THE NEWBERG REPORT — DECEMBER 24, 2006
There are some sports moments you don’t forget, not the moments that return to you for days and weeks and sometimes years because of televised highlights or radio soundbites but the type that bookmark themselves forever because they blindside you, less because of their impact than because of the sense that there’s almost no chance you could have ever imagined something like it happening.
What follows is not an analysis of the Rangers’ Saturday trade of John Danks, Nick Masset, and Jake Rasner to the White Sox for Brandon McCarthy and David Paisano, but a rehashing (to the best of my ability) of my initial thoughts about the deal. My very initial thoughts.
1. First thought: Get a News Flash out. I don’t like this trade.
2. Next: Two years ago, when he was 21, McCarthy might have been the most heralded pitching prospect in baseball. OK, maybe I like it.
3. The deal obviously means both teams agreed McCarthy was worth more in trade than Danks, today. But to account for that difference, whatever it was perceived to be, did the even-up have to be Masset? Not happy.
4. That unforgettable game McCarthy pitched on August 30, 2005 in Arlington, matched up against Edinson Volquez in the back end of a twinbill . . . a game that was supposed to be all about Volquez’s big league debut but was instead remarkable because of the manner in which McCarthy logged his first big league win, blanking the Rangers in their own house on two hits and a walk over 7.2 innings. Happy.
5. McCarthy is right-handed. Danks is left-handed. In and of itself, troubling.
6. Maybe this indication that Jon Daniels wanted the guy who he thinks has the better chance to help Texas win now helps on the Michael Young, Mark Teixeira, and Barry Zito fronts. I like that.
7. I’ve known Danks and Masset and their families since each pitcher was 20 years old, have seen them grow on the field and off of it, and that makes this extra tough. That part *****.
8. Though it’s not right to judge a deal before it plays out on the field for a while, we all of course develop an immediate assessment, and my gut reaction is generally based on who got the best player. That’s not easy to say here – we could all make a case for three of the five players involved being that guy – but objectively speaking, most would say McCarthy is that guy right now. Believe in this.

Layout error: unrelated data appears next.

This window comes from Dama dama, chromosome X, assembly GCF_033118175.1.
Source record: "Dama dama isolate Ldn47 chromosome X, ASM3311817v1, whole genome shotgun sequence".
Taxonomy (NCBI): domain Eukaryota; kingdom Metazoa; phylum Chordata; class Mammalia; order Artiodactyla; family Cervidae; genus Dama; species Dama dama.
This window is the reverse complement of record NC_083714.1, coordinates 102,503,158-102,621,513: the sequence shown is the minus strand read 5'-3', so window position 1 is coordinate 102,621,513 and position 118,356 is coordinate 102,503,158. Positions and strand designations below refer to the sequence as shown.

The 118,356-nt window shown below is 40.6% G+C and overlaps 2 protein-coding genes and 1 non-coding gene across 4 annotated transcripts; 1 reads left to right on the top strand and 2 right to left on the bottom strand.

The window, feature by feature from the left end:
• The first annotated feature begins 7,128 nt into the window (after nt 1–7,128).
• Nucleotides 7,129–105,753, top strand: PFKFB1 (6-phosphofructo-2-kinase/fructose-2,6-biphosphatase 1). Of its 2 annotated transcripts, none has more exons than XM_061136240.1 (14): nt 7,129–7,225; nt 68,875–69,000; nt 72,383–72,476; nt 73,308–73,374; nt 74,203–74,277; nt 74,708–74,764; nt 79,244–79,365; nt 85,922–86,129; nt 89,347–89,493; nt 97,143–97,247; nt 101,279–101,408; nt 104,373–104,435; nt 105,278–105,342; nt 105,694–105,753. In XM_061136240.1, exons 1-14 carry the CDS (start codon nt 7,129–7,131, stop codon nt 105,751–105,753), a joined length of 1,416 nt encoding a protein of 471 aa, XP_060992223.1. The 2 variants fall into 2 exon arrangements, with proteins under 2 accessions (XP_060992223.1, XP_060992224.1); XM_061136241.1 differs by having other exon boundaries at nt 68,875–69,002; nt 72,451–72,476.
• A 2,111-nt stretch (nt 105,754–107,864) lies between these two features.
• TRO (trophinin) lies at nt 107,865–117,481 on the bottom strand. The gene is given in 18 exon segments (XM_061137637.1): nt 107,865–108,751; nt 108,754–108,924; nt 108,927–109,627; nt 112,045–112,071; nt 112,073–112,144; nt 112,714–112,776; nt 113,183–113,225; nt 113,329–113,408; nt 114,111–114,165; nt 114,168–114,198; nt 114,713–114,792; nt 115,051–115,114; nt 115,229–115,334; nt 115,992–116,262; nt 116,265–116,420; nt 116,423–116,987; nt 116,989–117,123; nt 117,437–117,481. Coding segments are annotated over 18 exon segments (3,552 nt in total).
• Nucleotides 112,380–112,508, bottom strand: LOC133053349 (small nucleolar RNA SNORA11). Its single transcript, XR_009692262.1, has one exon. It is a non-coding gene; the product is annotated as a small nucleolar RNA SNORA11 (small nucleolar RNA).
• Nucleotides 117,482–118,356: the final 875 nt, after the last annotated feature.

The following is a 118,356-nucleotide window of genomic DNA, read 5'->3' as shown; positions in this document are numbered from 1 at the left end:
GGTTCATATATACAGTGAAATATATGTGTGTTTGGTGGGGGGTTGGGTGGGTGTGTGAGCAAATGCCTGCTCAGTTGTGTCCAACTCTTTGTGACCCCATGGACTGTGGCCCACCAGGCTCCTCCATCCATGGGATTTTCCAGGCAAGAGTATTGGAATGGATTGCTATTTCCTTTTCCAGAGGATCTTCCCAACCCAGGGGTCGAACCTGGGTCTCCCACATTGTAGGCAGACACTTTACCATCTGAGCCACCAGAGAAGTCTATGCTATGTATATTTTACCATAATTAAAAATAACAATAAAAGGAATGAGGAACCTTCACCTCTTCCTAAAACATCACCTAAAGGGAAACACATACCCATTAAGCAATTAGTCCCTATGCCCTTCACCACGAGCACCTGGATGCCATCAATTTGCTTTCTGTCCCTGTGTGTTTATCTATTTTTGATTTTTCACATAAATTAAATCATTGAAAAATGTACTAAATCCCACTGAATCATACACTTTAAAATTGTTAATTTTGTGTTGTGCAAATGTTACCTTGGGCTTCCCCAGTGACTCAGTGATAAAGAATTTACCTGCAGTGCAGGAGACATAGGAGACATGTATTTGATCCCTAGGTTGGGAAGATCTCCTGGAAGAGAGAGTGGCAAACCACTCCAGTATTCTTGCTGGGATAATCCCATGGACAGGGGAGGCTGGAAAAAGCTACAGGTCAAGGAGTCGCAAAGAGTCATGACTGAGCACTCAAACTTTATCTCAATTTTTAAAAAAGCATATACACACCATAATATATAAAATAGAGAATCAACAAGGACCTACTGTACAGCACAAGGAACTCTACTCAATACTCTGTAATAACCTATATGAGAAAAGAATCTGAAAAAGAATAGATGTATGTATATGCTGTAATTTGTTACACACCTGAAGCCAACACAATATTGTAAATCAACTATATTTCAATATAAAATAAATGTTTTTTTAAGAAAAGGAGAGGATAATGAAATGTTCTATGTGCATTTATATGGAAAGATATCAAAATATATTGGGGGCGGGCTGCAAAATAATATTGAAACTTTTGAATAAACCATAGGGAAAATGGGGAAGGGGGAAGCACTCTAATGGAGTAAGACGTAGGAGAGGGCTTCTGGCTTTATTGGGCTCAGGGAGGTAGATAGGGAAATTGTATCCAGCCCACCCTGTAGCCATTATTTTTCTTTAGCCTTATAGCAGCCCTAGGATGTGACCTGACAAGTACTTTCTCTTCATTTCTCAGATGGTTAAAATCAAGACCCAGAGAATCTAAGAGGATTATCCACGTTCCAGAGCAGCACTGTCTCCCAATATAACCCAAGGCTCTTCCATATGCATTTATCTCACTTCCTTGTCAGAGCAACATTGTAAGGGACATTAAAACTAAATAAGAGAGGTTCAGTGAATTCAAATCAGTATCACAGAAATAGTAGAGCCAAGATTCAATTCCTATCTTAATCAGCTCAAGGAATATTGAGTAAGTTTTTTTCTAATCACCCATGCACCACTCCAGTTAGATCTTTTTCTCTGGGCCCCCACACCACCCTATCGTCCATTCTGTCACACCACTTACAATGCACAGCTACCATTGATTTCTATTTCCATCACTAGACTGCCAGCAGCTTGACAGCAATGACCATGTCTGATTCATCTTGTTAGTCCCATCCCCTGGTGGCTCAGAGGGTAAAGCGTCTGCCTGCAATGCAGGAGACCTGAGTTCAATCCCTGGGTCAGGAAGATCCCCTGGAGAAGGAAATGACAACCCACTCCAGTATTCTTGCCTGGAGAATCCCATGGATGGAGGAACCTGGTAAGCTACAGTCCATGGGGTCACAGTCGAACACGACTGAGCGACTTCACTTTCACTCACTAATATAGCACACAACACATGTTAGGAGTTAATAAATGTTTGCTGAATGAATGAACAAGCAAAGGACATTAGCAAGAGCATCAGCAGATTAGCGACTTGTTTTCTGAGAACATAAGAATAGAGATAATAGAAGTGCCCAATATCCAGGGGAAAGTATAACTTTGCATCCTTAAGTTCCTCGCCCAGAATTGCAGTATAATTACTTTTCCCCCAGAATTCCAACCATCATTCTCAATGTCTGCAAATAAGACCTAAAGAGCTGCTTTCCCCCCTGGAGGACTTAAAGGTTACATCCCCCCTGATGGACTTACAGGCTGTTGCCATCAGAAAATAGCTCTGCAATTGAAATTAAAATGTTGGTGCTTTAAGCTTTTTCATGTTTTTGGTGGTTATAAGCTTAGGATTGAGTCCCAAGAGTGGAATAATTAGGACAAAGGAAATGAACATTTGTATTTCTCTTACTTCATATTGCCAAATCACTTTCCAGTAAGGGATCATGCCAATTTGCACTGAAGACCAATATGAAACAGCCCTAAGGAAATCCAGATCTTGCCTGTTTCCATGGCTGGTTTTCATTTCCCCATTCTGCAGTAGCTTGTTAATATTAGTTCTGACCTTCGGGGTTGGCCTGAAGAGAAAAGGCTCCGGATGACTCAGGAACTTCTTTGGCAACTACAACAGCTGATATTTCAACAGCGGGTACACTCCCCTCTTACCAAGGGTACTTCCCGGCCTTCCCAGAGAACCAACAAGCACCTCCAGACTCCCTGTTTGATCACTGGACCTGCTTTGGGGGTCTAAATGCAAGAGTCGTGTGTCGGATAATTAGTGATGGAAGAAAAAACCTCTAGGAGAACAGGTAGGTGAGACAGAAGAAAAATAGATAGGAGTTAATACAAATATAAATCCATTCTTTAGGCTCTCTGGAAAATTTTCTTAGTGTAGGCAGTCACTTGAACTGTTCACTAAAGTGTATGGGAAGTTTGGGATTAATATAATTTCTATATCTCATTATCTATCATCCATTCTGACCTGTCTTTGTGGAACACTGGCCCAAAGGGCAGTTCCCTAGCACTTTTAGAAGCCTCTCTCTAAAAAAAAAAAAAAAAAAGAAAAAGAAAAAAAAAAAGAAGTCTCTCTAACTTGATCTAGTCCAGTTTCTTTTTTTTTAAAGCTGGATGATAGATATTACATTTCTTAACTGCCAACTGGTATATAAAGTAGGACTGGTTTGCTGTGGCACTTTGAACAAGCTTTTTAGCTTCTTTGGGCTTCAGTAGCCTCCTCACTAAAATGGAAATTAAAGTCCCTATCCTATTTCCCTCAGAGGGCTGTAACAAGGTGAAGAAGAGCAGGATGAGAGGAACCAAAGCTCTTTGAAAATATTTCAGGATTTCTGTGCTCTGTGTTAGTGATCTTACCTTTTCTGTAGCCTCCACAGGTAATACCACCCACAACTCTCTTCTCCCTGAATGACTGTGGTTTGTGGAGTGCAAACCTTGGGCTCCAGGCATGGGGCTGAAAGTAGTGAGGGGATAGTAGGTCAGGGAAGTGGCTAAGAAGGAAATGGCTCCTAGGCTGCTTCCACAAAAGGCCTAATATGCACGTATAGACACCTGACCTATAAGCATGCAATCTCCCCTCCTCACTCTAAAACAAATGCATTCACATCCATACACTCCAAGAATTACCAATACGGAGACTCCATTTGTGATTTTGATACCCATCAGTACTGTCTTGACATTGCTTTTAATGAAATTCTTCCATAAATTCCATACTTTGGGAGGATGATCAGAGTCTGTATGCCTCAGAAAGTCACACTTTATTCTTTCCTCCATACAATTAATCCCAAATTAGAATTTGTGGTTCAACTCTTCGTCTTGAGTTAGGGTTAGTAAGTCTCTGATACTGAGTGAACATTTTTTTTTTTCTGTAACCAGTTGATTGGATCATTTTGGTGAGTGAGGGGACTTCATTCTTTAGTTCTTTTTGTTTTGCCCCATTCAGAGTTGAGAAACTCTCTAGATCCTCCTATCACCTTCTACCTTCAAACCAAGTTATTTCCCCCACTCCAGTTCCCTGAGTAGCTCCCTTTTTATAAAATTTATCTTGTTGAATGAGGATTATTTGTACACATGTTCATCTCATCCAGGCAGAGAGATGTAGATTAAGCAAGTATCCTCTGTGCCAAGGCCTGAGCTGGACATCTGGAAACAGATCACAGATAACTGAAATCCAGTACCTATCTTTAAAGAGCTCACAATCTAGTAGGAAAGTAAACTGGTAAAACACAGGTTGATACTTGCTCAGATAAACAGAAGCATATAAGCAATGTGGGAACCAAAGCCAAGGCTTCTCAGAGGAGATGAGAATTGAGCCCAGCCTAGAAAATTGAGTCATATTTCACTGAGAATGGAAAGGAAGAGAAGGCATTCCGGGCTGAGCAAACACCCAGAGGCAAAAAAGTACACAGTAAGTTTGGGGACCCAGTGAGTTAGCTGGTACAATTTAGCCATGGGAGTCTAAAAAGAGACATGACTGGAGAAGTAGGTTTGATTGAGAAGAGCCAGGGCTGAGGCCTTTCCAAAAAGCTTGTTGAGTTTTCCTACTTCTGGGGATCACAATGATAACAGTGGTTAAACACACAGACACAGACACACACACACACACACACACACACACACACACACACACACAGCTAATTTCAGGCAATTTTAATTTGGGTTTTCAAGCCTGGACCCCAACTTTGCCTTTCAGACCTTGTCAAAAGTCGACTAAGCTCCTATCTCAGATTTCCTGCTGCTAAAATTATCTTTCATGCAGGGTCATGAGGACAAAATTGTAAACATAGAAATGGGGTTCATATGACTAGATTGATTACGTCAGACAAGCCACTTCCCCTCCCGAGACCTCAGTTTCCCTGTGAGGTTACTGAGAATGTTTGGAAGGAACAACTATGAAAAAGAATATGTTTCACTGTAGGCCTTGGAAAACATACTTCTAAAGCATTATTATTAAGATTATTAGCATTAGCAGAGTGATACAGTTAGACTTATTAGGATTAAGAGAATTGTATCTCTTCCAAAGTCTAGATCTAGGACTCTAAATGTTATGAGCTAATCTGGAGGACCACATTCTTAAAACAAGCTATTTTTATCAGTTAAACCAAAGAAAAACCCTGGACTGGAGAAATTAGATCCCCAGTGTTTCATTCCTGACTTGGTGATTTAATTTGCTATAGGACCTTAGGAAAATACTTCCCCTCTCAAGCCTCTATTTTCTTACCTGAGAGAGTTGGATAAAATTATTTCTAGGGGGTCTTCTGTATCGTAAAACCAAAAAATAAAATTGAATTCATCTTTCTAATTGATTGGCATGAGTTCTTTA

9. But since eight or nine pitchers out of 10 don’t ever become what they’re touted to be capable of, the Sox’s odds of coming out ahead are greater, because they’re not betting on just one guy. Stomach ache sets in.
10. But McCarthy is the one guy who’s really done it, at least intermittently, in the major leagues. Stomach ache becomes ice cream headache.
And that all hit me in the first five minutes. Seriously.
Here’s the thing: It’s almost impossible to imagine a Tony Romo for Vince Young trade. Because neither team would ever give up its guy.
And if it actually did happen, the fans of both teams would hate it. We’re all territorial about our own players, especially the ones who grew up in our team’s uniform. General managers and scouts surely tend to be territorial, too, and that’s why trades like this one seem to never happen. I racked my brain last night trying to think of the last trade that involved top-tier pitching prospects for top-tier pitching prospects, with no contract or free agency issues involved on either side. Still coming up empty.
The reaction of hundreds of Rangers fans whose opinions I read in emails or on the message board yesterday provided nothing close to a consensus about this trade. Most liked it for Texas or thought it was a win-win, though the meter was decidedly more against the deal early in the day than later on. Almost every White Sox fan whose opinion I read hated the trade.
But every fan who shared his or her opinion was passionate about it. This is clearly a trade that, one way or another, will be talked about for years and years.
I have a thousand thoughts and a hundred questions. What it comes down to for me is simple, and yet impossible to answer: Which organization has the more shrewd corps of pro scouts, the grinders whose names for the most part you wouldn’t recognize but whose impact in decisions like the one Daniels and Kenny Williams made on Saturday can’t be overstated?
Whether it’s Texas’s scouting crew or Chicago’s that turns out to be more correct about what McCarthy and Danks and Masset will be, not to mention Rasner and Paisano, that’s where the correctness, and the wisdom, of this trade gets defined.
I’ll have a lot more to say about this trade in a couple days. Doubt I’ll be any more certain about how smart a trade it is, but I’ll at least get a lot deeper into the analysis of the exchange.